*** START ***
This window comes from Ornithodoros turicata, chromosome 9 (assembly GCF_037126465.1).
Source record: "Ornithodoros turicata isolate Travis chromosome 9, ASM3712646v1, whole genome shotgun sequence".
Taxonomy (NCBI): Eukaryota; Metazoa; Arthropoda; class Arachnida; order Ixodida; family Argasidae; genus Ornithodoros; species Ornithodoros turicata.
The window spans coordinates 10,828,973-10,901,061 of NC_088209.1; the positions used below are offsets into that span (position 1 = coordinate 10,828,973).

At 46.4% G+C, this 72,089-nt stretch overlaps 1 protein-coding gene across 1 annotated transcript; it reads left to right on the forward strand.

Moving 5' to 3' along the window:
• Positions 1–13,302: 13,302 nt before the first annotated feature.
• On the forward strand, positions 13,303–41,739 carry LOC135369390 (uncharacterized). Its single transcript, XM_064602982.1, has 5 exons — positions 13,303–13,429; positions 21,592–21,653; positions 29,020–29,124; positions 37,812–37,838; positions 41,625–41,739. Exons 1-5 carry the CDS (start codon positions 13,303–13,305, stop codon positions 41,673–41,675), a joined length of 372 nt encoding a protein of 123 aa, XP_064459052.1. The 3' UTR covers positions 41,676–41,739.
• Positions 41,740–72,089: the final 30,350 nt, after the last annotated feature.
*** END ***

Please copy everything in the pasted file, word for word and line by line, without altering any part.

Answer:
This window comes from Ornithodoros turicata, chromosome 9 (assembly GCF_037126465.1).
Source record: "Ornithodoros turicata isolate Travis chromosome 9, ASM3712646v1, whole genome shotgun sequence".
Taxonomy (NCBI): Eukaryota; Metazoa; Arthropoda; class Arachnida; order Ixodida; family Argasidae; genus Ornithodoros; species Ornithodoros turicata.
The window spans coordinates 10,828,973-10,901,061 of NC_088209.1; the positions used below are offsets into that span (position 1 = coordinate 10,828,973).

At 46.4% G+C, this 72,089-nt stretch overlaps 1 protein-coding gene across 1 annotated transcript; it reads left to right on the forward strand.

Moving 5' to 3' along the window:
• Positions 1–13,302: 13,302 nt before the first annotated feature.
• On the forward strand, positions 13,303–41,739 carry LOC135369390 (uncharacterized). Its single transcript, XM_064602982.1, has 5 exons — positions 13,303–13,429; positions 21,592–21,653; positions 29,020–29,124; positions 37,812–37,838; positions 41,625–41,739. Exons 1-5 carry the CDS (start codon positions 13,303–13,305, stop codon positions 41,673–41,675), a joined length of 372 nt encoding a protein of 123 aa, XP_064459052.1. The 3' UTR covers positions 41,676–41,739.
• Positions 41,740–72,089: the final 30,350 nt, after the last annotated feature.